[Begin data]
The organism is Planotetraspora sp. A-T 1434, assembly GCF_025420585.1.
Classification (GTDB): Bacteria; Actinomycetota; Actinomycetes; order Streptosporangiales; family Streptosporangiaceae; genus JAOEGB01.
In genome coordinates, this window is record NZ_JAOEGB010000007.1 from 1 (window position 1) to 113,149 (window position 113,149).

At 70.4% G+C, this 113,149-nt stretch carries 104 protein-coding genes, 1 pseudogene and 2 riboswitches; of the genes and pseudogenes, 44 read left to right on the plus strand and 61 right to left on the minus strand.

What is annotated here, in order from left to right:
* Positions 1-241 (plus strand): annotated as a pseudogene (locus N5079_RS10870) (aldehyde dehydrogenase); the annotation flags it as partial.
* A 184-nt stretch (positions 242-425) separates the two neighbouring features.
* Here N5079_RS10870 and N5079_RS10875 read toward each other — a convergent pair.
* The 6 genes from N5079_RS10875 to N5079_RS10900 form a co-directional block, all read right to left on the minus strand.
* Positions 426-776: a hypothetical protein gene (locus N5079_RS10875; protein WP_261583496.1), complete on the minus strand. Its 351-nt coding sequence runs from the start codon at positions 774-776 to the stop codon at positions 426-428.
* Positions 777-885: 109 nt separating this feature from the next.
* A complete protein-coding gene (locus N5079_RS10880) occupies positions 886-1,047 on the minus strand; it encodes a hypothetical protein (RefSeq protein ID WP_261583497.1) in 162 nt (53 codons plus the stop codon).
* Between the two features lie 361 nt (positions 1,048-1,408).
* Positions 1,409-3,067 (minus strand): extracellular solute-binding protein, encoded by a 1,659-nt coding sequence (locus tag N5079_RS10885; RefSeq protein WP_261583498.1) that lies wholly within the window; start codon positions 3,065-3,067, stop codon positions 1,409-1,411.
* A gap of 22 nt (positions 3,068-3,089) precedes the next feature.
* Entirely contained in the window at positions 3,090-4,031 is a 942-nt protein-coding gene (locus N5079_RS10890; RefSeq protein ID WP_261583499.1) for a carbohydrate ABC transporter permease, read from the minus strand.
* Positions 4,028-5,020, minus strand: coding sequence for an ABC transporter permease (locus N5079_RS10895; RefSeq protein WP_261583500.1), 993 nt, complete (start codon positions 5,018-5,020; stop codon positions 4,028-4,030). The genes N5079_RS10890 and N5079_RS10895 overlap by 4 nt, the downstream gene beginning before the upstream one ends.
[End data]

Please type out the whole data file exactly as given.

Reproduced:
The organism is Planotetraspora sp. A-T 1434, assembly GCF_025420585.1.
Classification (GTDB): Bacteria; Actinomycetota; Actinomycetes; order Streptosporangiales; family Streptosporangiaceae; genus JAOEGB01.
In genome coordinates, this window is record NZ_JAOEGB010000007.1 from 1 (window position 1) to 113,149 (window position 113,149).

At 70.4% G+C, this 113,149-nt stretch carries 104 protein-coding genes, 1 pseudogene and 2 riboswitches; of the genes and pseudogenes, 44 read left to right on the plus strand and 61 right to left on the minus strand.

What is annotated here, in order from left to right:
* Positions 1-241 (plus strand): annotated as a pseudogene (locus N5079_RS10870) (aldehyde dehydrogenase); the annotation flags it as partial.
* A 184-nt stretch (positions 242-425) separates the two neighbouring features.
* Here N5079_RS10870 and N5079_RS10875 read toward each other — a convergent pair.
* The 6 genes from N5079_RS10875 to N5079_RS10900 form a co-directional block, all read right to left on the minus strand.
* Positions 426-776: a hypothetical protein gene (locus N5079_RS10875; protein WP_261583496.1), complete on the minus strand. Its 351-nt coding sequence runs from the start codon at positions 774-776 to the stop codon at positions 426-428.
* Positions 777-885: 109 nt separating this feature from the next.
* A complete protein-coding gene (locus N5079_RS10880) occupies positions 886-1,047 on the minus strand; it encodes a hypothetical protein (RefSeq protein ID WP_261583497.1) in 162 nt (53 codons plus the stop codon).
* Between the two features lie 361 nt (positions 1,048-1,408).
* Positions 1,409-3,067 (minus strand): extracellular solute-binding protein, encoded by a 1,659-nt coding sequence (locus tag N5079_RS10885; RefSeq protein WP_261583498.1) that lies wholly within the window; start codon positions 3,065-3,067, stop codon positions 1,409-1,411.
* A gap of 22 nt (positions 3,068-3,089) precedes the next feature.
* Entirely contained in the window at positions 3,090-4,031 is a 942-nt protein-coding gene (locus N5079_RS10890; RefSeq protein ID WP_261583499.1) for a carbohydrate ABC transporter permease, read from the minus strand.
* Positions 4,028-5,020, minus strand: coding sequence for an ABC transporter permease (locus N5079_RS10895; RefSeq protein WP_261583500.1), 993 nt, complete (start codon positions 5,018-5,020; stop codon positions 4,028-4,030). The genes N5079_RS10890 and N5079_RS10895 overlap by 4 nt, the downstream gene beginning before the upstream one ends.